The railways brought folk from Leeds and Bradford in the mid 1800's, and with the growth of the Yorkshire woollen industry, Ilkley became a fashionable commuter town. Mill owners and the 'better off' came here, not only to enjoy the superb amenities, but to build grand homes in rugged West Riding gritstone. If Bradford was where they made their 'brass' (money), it was Ilkley where they spent it.
Some of Ilkley's real delights are up on the moors, you can see the Swastika Stone, one of Yorkshire's most curious monuments. This is a boulder carved with an ancient Swastika, supposedly the symbol of fire worship, dating back to Bronze-Age times, there are only three of these in the world, the others are in Sweden and Greece.
If you enjoy moors and open areas few places can equal Ilkley Moor, part of Rombald's Moor, which is of course the setting for Yorkshire's immortal and inimitable song - On Ilkla Moor Baht'at. Here you will find curiously marked stones - cup-and-ring stones - dating, like the Swastika Stone, from the Bronze Age, their origins remain a mystery, were they boundary markers, waymarks, ancient symbols of energy or power, or did they have religious connotations? A good example of cup-and-ring stones is to be found by St. Margaret's church in the town.
Manor House Museum
The Cow & Calf Public House
The distinctive mass of the Cow and Calf Rocks form a striking landmark. The Cow is a huge gritstone outcrop which conceals an old quarry, the free-standing Calf is a huge boulder. Apparently the Calf had a 'Daddy' called the Bull rock, but this was broken up and used for building material. It wouldn't have sounded right though would it, The Bull, Cow & Calf Rocks? Legend has it that the Calf was knocked there by the giant known as Rombald whilst being chased by his wife!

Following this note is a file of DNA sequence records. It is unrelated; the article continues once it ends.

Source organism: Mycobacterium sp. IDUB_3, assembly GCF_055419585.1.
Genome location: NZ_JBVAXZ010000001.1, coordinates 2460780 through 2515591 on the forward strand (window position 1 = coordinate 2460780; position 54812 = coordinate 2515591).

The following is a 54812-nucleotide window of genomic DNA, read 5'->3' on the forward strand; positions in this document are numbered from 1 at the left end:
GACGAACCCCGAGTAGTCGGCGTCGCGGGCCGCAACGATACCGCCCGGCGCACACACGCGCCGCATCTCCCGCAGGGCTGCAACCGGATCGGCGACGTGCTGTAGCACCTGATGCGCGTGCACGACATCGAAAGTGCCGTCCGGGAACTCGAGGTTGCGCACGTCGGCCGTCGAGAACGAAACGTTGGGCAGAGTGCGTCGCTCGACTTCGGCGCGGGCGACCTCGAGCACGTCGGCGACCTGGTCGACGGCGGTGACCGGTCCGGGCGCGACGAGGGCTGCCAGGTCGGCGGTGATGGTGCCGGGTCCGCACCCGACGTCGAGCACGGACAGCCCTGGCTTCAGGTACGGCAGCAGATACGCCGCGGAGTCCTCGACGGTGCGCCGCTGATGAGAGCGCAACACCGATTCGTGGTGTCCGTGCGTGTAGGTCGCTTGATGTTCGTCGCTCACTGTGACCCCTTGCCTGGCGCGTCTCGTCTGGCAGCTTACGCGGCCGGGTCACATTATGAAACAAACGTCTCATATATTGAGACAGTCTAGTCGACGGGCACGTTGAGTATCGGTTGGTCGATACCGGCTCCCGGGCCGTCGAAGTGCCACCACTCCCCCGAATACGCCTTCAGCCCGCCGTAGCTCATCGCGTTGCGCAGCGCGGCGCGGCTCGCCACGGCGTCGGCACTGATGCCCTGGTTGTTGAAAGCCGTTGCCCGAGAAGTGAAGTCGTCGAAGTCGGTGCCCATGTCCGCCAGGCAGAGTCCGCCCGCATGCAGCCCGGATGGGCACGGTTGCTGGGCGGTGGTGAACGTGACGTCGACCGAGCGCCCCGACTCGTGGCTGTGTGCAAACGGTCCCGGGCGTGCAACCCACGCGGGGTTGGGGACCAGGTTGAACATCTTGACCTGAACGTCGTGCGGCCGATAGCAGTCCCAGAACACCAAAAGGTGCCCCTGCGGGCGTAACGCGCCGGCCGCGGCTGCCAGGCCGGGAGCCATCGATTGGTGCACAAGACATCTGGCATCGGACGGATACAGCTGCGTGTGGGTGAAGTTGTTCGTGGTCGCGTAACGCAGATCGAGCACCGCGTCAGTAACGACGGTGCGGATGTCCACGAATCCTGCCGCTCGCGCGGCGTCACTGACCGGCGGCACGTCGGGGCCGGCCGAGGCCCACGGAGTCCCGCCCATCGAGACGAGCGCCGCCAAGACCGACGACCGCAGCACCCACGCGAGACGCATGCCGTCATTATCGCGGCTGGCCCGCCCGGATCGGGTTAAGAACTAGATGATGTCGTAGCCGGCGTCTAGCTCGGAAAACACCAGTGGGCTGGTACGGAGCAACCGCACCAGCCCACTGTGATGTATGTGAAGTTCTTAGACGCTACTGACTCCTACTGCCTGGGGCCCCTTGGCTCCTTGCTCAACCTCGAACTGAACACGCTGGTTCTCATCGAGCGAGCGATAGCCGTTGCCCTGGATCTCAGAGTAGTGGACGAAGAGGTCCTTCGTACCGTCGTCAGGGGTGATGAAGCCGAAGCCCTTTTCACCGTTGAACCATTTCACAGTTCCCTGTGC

A perfectly preserved Victorian arcade is situated near the large car-park. The town still has a Victorian and Edwardian feel to it. Splendid shops, pubs, restaurants and cafés adorn the tree-lined streets. Betty's, without doubt the finest tea shop in Yorkshire, and therefore the world, is situated on The Grove. Such delicacies as 'Yorkshire Fat Rascals' can be purchased here. Ilkley has many more interesting shops. Lovely parkland, boating on the river and family picnic areas provide pleasure for all. One of the greatest things I like about Ilkley is the fact that it is the starting point of the 84 mile-long 'Dales Way' walk, which is breathtakingly beautiful! You tramp through some of Yorkshire's finest places and finish at Bowness in the Lake District, taking in the delights of Bolton Abbey, Burnsall, Grassington, Kettlewell, Hubberholme, Yockenthwaite, Cam Houses, Dent, Sedbergh, Lincoln's Inn Bridge and Burneside. If you've never walked the Dales Way, then stop whatever you are doing right now and get on a bus, a train or a 'plane and get down to Ilkley to begin the walk of a lifetime. One thing's for sure, you'll return a much better person!
The old humpbacked bridge, starting point for the 'Dales Way' walk
'Moor likely Ilkley' is my motto!